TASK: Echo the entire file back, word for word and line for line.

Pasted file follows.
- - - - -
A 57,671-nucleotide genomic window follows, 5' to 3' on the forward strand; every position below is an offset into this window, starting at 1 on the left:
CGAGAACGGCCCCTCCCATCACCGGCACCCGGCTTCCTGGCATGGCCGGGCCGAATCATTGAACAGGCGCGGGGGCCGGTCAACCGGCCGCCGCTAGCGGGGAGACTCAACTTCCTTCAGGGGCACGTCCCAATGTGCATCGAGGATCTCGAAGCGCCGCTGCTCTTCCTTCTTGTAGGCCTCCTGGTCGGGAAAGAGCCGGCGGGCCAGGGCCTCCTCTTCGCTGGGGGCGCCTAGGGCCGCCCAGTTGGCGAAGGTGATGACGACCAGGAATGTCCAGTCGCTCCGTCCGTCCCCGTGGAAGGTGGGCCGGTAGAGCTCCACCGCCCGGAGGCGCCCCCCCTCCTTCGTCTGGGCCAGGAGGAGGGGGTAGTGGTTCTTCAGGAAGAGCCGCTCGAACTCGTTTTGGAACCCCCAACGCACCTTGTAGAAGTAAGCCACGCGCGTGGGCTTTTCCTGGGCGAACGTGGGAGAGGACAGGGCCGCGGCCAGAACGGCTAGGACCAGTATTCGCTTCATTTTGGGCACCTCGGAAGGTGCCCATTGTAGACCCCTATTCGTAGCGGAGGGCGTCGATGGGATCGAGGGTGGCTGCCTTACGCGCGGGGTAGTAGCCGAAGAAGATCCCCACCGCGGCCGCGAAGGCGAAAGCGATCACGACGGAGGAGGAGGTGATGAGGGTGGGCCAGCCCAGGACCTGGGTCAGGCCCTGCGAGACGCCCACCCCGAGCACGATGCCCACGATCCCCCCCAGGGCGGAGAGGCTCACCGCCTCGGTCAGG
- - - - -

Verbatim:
A 57,671-nucleotide genomic window follows, 5' to 3' on the forward strand; every position below is an offset into this window, starting at 1 on the left:
CGAGAACGGCCCCTCCCATCACCGGCACCCGGCTTCCTGGCATGGCCGGGCCGAATCATTGAACAGGCGCGGGGGCCGGTCAACCGGCCGCCGCTAGCGGGGAGACTCAACTTCCTTCAGGGGCACGTCCCAATGTGCATCGAGGATCTCGAAGCGCCGCTGCTCTTCCTTCTTGTAGGCCTCCTGGTCGGGAAAGAGCCGGCGGGCCAGGGCCTCCTCTTCGCTGGGGGCGCCTAGGGCCGCCCAGTTGGCGAAGGTGATGACGACCAGGAATGTCCAGTCGCTCCGTCCGTCCCCGTGGAAGGTGGGCCGGTAGAGCTCCACCGCCCGGAGGCGCCCCCCCTCCTTCGTCTGGGCCAGGAGGAGGGGGTAGTGGTTCTTCAGGAAGAGCCGCTCGAACTCGTTTTGGAACCCCCAACGCACCTTGTAGAAGTAAGCCACGCGCGTGGGCTTTTCCTGGGCGAACGTGGGAGAGGACAGGGCCGCGGCCAGAACGGCTAGGACCAGTATTCGCTTCATTTTGGGCACCTCGGAAGGTGCCCATTGTAGACCCCTATTCGTAGCGGAGGGCGTCGATGGGATCGAGGGTGGCTGCCTTACGCGCGGGGTAGTAGCCGAAGAAGATCCCCACCGCGGCCGCGAAGGCGAAAGCGATCACGACGGAGGAGGAGGTGATGAGGGTGGGCCAGCCCAGGACCTGGGTCAGGCCCTGCGAGACGCCCACCCCGAGCACGATGCCCACGATCCCCCCCAGGGCGGAGAGGCTCACCGCCTCGGTCAGG